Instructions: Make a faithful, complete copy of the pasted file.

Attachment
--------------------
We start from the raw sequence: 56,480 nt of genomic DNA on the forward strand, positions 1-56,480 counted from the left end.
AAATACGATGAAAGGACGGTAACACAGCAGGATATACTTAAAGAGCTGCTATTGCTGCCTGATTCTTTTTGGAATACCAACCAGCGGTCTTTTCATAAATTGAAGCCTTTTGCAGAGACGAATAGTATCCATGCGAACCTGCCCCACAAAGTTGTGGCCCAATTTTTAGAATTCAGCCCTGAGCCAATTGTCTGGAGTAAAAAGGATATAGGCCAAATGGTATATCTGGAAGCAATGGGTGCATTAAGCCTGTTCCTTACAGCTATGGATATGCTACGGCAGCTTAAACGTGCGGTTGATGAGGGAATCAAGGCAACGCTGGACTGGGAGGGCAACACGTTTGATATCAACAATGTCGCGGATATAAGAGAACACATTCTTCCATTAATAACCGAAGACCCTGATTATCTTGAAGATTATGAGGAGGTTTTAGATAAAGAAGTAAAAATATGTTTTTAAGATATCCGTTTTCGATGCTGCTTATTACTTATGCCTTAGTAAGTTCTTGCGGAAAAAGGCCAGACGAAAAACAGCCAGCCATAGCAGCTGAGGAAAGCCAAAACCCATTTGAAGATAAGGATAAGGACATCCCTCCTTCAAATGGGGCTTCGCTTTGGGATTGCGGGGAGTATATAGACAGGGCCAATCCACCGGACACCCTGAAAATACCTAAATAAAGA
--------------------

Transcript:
We start from the raw sequence: 56,480 nt of genomic DNA on the forward strand, positions 1-56,480 counted from the left end.
AAATACGATGAAAGGACGGTAACACAGCAGGATATACTTAAAGAGCTGCTATTGCTGCCTGATTCTTTTTGGAATACCAACCAGCGGTCTTTTCATAAATTGAAGCCTTTTGCAGAGACGAATAGTATCCATGCGAACCTGCCCCACAAAGTTGTGGCCCAATTTTTAGAATTCAGCCCTGAGCCAATTGTCTGGAGTAAAAAGGATATAGGCCAAATGGTATATCTGGAAGCAATGGGTGCATTAAGCCTGTTCCTTACAGCTATGGATATGCTACGGCAGCTTAAACGTGCGGTTGATGAGGGAATCAAGGCAACGCTGGACTGGGAGGGCAACACGTTTGATATCAACAATGTCGCGGATATAAGAGAACACATTCTTCCATTAATAACCGAAGACCCTGATTATCTTGAAGATTATGAGGAGGTTTTAGATAAAGAAGTAAAAATATGTTTTTAAGATATCCGTTTTCGATGCTGCTTATTACTTATGCCTTAGTAAGTTCTTGCGGAAAAAGGCCAGACGAAAAACAGCCAGCCATAGCAGCTGAGGAAAGCCAAAACCCATTTGAAGATAAGGATAAGGACATCCCTCCTTCAAATGGGGCTTCGCTTTGGGATTGCGGGGAGTATATAGACAGGGCCAATCCACCGGACACCCTGAAAATACCTAAATAAAGA